Monday, February 18, 2008

Kosovo Back In The News

The world is nervously watching the latest happenings in Kosovo.

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2 Comments:

Blogger Ian said...

What are your thoughts on Castro retiring?

1:12 PM  
Blogger Mark said...

I don't think this is as big news as some might make it out to be. Raul's promised some reforms and he certainly has a different personality, but I think Cuba will still remain in the same deadlock.

Interestingly enough, Raul had an earlier, and more pronounced commitment to socialism. Fidel didn't have such a commitment until well after he got in power. For quite some time, the U.S. was unsure whether Fidel was a communist. They knew he had some communists in his army, but were divided over the matter as to whether he was one. That was one of the reasons why they didn't officially give military support the government he overthrow (Batista).

The matter of a transition to a non-Castro government seems to be deadlocked by the strong anti-Castro Miami lobby of Cuban exiles. It is my opinion that the U.S. embargo coupled with the vocal Miami exiles has essentially coupled to ensure that the Castroites remain in power indefinitely.

The Miami exiles generally are against Castro (most of them got there when Castro booted out their descendants, who were mainly Batista supporters). But, they also want to get rid of Castro on THEIR terms and with THEIR substitute.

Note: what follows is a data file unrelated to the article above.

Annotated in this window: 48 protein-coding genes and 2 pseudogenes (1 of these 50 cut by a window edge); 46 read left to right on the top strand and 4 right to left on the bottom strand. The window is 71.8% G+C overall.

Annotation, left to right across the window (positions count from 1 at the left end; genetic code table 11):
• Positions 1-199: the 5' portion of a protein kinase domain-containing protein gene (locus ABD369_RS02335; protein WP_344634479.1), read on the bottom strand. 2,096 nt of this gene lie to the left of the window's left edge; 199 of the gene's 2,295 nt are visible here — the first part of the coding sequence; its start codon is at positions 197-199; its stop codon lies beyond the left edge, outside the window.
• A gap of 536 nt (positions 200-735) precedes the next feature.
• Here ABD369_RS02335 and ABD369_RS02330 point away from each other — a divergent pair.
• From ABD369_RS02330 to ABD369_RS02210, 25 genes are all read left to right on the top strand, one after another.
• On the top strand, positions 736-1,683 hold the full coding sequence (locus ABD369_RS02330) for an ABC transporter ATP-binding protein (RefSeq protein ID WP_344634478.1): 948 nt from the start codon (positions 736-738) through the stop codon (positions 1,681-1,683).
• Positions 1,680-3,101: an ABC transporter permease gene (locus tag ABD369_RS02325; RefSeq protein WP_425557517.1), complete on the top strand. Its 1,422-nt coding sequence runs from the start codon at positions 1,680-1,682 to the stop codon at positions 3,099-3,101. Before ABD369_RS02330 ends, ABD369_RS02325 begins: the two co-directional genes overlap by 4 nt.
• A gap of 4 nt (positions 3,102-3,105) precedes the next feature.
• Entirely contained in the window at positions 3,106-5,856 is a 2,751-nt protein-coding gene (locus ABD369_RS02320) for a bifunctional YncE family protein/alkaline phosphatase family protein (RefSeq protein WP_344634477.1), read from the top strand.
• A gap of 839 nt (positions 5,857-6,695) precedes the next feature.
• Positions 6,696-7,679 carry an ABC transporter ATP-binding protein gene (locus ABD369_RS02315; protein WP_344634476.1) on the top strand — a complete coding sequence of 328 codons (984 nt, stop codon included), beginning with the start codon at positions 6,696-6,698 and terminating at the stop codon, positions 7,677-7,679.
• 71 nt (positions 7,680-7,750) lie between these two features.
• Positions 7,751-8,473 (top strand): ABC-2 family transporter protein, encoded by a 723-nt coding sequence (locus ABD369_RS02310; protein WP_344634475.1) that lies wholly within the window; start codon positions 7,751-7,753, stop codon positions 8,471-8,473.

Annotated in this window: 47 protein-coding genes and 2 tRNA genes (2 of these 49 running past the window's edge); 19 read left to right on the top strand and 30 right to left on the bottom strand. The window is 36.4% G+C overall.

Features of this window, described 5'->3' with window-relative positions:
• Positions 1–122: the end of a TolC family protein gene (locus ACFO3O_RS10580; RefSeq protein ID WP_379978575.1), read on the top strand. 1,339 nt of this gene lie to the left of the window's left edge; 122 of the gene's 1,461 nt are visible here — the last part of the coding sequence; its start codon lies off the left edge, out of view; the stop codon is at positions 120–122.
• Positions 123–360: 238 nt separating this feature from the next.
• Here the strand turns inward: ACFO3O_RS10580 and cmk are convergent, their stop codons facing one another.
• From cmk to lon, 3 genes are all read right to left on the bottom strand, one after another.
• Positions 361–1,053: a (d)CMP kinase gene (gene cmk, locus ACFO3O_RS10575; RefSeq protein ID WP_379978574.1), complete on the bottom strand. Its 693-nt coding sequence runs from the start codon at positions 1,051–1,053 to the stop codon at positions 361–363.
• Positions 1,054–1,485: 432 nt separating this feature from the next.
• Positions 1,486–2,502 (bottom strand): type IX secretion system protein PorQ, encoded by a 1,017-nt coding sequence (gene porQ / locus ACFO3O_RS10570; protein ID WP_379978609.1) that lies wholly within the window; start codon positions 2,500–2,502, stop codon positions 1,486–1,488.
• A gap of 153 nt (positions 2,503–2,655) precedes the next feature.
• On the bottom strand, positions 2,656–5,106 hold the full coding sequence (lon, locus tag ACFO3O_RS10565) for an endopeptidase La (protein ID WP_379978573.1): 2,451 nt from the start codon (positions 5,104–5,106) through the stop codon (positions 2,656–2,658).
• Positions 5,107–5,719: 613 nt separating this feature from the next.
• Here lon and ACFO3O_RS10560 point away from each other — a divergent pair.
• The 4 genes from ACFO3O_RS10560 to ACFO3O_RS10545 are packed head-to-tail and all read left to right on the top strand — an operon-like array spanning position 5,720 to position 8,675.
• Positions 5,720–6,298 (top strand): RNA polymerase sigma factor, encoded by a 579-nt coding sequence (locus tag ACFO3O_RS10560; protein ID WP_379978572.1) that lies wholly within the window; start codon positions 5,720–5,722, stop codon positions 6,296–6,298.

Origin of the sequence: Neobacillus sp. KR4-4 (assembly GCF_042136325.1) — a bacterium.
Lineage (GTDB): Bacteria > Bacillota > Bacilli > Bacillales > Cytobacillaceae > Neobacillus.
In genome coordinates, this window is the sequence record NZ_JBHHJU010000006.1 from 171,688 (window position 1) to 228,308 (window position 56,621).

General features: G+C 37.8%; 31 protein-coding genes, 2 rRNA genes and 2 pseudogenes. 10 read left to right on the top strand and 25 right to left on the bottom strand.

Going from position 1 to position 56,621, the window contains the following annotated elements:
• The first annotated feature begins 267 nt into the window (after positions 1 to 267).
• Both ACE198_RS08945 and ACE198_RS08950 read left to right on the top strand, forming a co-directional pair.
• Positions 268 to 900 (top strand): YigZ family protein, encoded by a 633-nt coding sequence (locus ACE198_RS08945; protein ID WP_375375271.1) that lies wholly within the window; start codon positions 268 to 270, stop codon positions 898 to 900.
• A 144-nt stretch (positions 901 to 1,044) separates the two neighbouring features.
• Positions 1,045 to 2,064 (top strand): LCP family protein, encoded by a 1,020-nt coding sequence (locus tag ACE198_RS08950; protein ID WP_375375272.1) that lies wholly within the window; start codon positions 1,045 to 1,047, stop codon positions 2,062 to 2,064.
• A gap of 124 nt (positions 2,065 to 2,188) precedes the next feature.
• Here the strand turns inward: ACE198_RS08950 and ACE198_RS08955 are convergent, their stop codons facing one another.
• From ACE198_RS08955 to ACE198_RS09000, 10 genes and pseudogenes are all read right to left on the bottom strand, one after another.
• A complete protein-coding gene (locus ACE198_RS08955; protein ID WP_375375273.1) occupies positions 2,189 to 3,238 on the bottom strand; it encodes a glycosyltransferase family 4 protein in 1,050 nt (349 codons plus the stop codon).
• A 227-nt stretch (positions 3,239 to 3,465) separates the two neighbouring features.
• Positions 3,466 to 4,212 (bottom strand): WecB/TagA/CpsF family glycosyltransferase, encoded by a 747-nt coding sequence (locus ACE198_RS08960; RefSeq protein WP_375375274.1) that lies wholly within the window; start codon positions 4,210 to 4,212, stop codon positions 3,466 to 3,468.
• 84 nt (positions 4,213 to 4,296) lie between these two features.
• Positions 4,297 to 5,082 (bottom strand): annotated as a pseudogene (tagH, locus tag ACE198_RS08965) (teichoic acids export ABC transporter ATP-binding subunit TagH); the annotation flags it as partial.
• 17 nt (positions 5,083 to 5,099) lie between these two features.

But the problem is, most anti-Castro Cubans (we don't really know how many there are because they aren't so free to go public) dislike the Florida exiles nearly as much as they dislike Castro.

So, even if Raul Castro can't keep the population under his thumb, the tension between the native Cubans desire and the Miami Cuban's desire should either neutralize each other OR end up in bloodshed.

I'm quite afraid that any change in government will end up bloody. There is a lot of support for the Castro government (believe it or not). And the Miami Cubans have been known to get into the action--mercenary style. And there is a lot of opposition to both Castroism and the Miami-style bravado from local Cubans.

And the U.S. is not only disliked by pro-Castro people, but also other patriotic Cubans who see the U.S. as a pawn of the Miami exiles working against the interests of Cuba. Which, incidentally is not entirely false. The Republican party knows it needs the support of the Miami Cubans. Just go on YouTube and see how Huckabee uses his finesse and reverses his position on Cuban exports to gain the support of Miami Cuban exiles.

I say the U.S. should immediately repeal the embargo. I don't know that it is possible to have any sort of bloodless transition, but if there is it seems the lifting of the embargo will be a crucial step in restoring the trust of the average native Cuban that, apart from the issue of Castroism, the U.S. is essentially the friend of Cuba.

If you read the U.S. conditions on lifting the embargo, you'll notice that they are quite high standards, conditions that are not present in about 60-70% of the countries with which the U.S. is allied. So, even if Cuba had massive reforms, the embargo will likely not be lifted. They would basically have to become democratic and open to the point where they would basically lead all 3rd world countries in terms of freedoms.

One thing I think that will be accomplished for Cuba with Raul getting in power is that there will be less of a stigma with "dictator Fidel" being in power. A new face, even with the same policies, is still a new face. This may mean that other countries may have less patience for the U.S's embargo. You can even see it with people asking the question "Is the U.S. going to lift the embargo?" (though the answer is still a firm NO)

6:31 PM  

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